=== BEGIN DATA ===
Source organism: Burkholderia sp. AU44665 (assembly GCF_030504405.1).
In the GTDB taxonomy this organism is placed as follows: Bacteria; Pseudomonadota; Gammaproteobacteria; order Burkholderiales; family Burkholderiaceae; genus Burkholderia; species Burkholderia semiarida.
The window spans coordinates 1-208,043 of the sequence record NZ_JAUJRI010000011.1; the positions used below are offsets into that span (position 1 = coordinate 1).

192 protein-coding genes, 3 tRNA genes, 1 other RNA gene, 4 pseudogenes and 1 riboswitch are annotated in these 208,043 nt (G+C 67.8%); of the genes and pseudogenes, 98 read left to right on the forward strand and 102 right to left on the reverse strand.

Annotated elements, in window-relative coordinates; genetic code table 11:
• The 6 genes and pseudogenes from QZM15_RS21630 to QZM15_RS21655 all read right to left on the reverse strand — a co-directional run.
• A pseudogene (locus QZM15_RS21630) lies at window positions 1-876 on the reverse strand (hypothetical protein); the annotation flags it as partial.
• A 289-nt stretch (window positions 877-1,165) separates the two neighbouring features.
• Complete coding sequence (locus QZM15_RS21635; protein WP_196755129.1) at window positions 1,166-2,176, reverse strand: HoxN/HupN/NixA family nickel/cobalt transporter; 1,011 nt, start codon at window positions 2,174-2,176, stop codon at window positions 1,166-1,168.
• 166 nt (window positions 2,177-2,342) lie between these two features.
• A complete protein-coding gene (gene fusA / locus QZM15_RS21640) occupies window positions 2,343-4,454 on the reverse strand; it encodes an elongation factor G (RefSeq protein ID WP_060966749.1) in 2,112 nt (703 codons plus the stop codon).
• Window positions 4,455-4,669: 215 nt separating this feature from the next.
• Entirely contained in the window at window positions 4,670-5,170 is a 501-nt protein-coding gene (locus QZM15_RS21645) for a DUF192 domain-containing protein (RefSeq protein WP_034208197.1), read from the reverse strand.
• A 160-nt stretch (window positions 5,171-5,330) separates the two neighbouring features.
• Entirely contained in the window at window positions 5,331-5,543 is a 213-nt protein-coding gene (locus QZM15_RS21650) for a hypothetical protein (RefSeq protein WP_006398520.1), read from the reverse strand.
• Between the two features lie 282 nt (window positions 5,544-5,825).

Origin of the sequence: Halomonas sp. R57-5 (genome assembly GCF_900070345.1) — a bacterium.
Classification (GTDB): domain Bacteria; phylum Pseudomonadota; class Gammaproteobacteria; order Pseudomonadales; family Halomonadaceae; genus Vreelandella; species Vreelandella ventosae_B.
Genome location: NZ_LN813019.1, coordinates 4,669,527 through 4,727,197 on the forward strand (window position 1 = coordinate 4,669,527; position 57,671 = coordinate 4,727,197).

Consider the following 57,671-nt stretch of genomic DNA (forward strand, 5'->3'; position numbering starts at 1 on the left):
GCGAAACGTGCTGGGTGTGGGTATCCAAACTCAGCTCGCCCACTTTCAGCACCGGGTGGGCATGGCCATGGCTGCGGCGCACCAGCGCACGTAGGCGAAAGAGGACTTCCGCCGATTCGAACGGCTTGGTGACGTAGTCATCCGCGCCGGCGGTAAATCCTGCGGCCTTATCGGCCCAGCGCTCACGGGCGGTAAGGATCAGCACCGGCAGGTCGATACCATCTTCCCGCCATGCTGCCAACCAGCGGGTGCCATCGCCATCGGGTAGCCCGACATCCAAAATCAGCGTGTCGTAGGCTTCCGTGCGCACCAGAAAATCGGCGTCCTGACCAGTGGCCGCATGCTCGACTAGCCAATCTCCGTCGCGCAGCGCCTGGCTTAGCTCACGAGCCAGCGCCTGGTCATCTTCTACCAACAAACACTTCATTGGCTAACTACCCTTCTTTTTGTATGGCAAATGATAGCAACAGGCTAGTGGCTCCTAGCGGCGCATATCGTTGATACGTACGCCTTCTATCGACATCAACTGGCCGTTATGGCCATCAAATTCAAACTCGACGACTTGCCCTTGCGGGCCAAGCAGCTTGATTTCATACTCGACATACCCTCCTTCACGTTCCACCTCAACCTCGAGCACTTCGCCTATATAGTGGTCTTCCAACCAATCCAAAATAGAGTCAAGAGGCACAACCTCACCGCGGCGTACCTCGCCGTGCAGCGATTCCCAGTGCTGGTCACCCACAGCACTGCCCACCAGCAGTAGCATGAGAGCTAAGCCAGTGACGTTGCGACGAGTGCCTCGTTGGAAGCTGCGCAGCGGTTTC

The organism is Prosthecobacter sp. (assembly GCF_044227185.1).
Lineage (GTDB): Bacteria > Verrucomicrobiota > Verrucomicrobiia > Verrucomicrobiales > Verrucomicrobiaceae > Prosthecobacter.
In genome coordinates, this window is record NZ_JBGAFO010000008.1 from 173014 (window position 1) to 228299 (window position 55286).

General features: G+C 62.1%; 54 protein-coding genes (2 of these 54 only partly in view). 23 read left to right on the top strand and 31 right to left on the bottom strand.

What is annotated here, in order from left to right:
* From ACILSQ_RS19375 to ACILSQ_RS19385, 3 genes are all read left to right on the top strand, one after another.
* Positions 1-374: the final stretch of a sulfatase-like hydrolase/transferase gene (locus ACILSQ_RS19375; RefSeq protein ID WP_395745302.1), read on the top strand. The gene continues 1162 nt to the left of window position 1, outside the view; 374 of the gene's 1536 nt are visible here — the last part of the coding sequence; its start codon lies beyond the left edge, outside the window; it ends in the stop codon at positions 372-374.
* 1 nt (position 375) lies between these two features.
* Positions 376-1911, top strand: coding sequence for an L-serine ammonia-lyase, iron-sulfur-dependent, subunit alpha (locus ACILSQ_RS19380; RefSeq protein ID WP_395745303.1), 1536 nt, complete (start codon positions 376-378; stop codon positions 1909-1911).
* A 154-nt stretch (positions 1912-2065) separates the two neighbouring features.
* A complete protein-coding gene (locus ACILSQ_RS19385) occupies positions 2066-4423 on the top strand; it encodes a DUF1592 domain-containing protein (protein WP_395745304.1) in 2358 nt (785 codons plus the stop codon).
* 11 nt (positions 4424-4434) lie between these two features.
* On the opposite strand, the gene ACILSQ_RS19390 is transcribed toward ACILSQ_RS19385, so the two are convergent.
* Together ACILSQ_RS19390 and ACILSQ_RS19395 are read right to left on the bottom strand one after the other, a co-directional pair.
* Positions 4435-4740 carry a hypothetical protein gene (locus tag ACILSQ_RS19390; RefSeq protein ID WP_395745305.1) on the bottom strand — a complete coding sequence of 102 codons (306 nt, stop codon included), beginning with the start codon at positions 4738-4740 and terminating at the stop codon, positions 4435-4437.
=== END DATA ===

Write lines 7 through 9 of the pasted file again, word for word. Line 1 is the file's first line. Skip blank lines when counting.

• A pseudogene (locus QZM15_RS21630) lies at window positions 1-876 on the reverse strand (hypothetical protein); the annotation flags it as partial.
• A 289-nt stretch (window positions 877-1,165) separates the two neighbouring features.
• Complete coding sequence (locus QZM15_RS21635; protein WP_196755129.1) at window positions 1,166-2,176, reverse strand: HoxN/HupN/NixA family nickel/cobalt transporter; 1,011 nt, start codon at window positions 2,174-2,176, stop codon at window positions 1,166-1,168.